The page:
“Although each individual case has its own variety of different causes and effects, these climate-driven conflicts are truly ubiquitous.”

How Human-wildlife conflicts increase due to climate change?

The new study shows that climate changes can drive conflict by altering animal habitats, such as sea ice for polar bears, as well as the timing of events, wildlife behaviours, and resource availability.

It also showed that people are changing their behaviours and locations in response to climate change in ways that increase conflict. Other examples of the effects of short-term and long-term weather events include:

Human-wildlife conflicts are increasing around the world due to climate change in a number of ways:

Habitat and behaviour changes: Climate change is causing changes in the availability and distribution of resources, such as water and food, for wildlife. This, in turn, is causing the animals to move into new habitats and change their behaviour.

For example, some species of animals are moving to higher elevations or further north in response to rising temperatures. These changes can bring animals into contact with humans, leading to increased conflict.

Increased competition for resources: Climate change is causing changes in the timing of natural events, such as the timing of plant growth and the migration patterns of animals.

This can cause different species to compete for resources at the same time, leading to increased conflicts.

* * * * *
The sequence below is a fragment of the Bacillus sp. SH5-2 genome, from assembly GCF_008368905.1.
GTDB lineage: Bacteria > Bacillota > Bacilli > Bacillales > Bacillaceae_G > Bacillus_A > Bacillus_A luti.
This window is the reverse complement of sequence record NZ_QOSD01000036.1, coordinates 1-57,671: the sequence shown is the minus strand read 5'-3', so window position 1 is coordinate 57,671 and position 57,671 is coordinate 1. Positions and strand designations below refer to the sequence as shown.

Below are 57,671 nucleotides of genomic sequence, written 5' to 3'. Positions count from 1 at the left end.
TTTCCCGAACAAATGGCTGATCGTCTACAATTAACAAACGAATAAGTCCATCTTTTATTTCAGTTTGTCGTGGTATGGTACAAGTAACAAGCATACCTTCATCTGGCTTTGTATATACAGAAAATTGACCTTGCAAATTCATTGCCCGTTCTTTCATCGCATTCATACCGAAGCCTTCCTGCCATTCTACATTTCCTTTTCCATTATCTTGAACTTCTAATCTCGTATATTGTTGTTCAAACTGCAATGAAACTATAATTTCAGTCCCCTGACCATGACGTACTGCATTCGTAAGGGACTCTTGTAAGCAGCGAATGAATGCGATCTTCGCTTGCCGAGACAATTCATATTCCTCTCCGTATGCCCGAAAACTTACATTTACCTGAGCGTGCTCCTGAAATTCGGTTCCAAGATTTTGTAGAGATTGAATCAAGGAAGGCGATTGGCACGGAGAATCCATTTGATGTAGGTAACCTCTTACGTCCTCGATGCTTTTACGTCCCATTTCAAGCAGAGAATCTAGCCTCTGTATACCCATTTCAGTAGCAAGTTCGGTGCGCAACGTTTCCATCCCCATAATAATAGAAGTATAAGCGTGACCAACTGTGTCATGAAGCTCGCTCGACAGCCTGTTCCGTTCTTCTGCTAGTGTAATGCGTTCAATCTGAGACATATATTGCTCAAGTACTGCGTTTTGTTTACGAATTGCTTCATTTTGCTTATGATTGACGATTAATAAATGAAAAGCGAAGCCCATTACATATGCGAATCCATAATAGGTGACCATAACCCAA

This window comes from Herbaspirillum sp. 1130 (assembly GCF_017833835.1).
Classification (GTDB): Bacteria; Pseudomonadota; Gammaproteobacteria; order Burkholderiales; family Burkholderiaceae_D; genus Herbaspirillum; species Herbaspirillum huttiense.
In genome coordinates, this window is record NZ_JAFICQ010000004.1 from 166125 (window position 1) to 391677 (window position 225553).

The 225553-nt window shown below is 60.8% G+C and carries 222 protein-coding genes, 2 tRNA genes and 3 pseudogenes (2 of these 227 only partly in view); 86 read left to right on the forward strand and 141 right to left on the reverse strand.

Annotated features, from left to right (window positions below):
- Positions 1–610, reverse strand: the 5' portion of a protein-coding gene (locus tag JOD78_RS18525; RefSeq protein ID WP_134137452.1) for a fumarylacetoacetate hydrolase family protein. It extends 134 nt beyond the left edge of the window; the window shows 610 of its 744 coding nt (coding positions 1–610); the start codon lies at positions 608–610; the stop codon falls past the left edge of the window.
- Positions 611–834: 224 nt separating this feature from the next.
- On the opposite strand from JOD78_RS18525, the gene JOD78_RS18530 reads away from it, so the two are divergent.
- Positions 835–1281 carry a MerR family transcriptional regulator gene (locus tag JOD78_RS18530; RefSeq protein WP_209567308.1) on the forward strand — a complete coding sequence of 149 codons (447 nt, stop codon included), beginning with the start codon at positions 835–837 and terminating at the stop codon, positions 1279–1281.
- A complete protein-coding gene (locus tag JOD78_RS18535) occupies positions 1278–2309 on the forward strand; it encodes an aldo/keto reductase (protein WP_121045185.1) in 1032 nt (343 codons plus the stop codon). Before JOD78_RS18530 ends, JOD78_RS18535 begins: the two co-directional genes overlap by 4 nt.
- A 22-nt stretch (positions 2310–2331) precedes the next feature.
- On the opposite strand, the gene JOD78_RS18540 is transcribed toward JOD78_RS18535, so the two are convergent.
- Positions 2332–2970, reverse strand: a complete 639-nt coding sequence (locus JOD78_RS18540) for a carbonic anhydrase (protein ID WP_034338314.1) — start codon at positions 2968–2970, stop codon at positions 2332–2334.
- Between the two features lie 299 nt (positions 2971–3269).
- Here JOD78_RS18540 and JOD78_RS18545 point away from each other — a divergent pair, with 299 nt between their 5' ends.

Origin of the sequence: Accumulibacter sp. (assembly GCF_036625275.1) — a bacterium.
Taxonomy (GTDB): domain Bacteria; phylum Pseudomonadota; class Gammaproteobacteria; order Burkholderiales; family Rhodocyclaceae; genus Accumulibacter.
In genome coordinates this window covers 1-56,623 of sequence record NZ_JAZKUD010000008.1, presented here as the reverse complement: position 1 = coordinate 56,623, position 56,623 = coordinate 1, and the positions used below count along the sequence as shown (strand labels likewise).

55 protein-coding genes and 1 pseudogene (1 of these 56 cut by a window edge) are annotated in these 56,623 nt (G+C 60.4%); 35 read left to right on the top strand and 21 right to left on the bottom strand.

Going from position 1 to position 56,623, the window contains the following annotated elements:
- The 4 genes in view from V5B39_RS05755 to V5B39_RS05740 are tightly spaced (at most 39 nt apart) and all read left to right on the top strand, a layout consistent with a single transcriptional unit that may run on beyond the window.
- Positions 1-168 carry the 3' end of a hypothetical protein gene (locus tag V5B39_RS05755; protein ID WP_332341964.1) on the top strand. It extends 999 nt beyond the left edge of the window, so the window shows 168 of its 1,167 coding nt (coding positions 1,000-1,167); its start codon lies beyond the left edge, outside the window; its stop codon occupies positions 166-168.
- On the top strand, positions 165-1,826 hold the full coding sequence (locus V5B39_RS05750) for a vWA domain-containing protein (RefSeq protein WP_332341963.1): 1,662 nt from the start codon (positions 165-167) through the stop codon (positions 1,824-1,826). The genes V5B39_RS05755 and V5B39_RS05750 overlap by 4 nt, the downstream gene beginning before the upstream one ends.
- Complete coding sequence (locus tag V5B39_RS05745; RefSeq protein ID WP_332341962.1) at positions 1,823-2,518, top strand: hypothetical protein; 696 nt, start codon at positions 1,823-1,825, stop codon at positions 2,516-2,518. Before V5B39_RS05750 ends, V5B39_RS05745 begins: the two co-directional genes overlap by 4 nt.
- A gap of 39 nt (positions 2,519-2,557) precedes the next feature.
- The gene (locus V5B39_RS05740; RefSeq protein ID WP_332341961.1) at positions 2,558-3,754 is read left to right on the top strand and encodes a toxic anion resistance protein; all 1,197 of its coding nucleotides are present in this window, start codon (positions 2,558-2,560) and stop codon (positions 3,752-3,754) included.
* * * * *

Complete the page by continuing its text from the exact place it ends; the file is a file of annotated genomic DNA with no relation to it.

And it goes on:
Changes in the spread of diseases: Climate change is causing changes in the range and prevalence of diseases affecting wildlife, which may also increase conflicts with humans.

Changes in land use: Climate change can also cause changes in land use, such as increased deforestation and urbanization.

This can cause animals to lose their natural habitats and be forced to move to areas where they are more likely to come into contact with humans.

Examples where human-wildlife conflict growing due to climate change:

  • Torrential flooding in Tanzania prompted more lion attacks after their usual prey migrated from the floodplains.
  • Higher air temperatures in Australia triggered more aggressive behaviour in eastern brown snakes, leading to more snakebite incidents.
  • Wildfires in Sumatra, Indonesia, triggered by El Niño, have driven Asian elephants and tigers out of reserves and into human-inhabited areas, resulting in at least one death.
  • The disruption of terrestrial food webs during La Niña events in the Americas drove black bears in New Mexico and foxes in Chile to human settlements in search of food.
  • Warmer air and ocean temperatures in a severe El Niño led to an increase in shark attacks in South Africa.
  • In Scotland, rising temperatures are causing an increase in barnacle geese, which eat the grass farmers want for their sheep.

Change in precipitation

Most climate-related cases of human-wildlife conflict involve a change in resources, not only for wildlife but also for people.

Most of the cases on land also involved a change in precipitation, which will continue to be affected by climate change. Many resulted in death or human injury, as well as property damage.

In 2009, for example, a severe drought hit the western part of the Kilimanjaro region of Tanzania. This reduced food supplies for African elephants, which in turn would enter local fields to graze on crops, sometimes destroying 2-3 acres a day.

Local farmers, whose livelihoods were directly threatened by the drought, sometimes resorted to retaliatory killing of elephants to try to mitigate these incursions.

“Identifying and understanding this link between human-wildlife conflicts is not just a conservation issue,” Abrahms said. “It’s also an issue of social justice and human security.”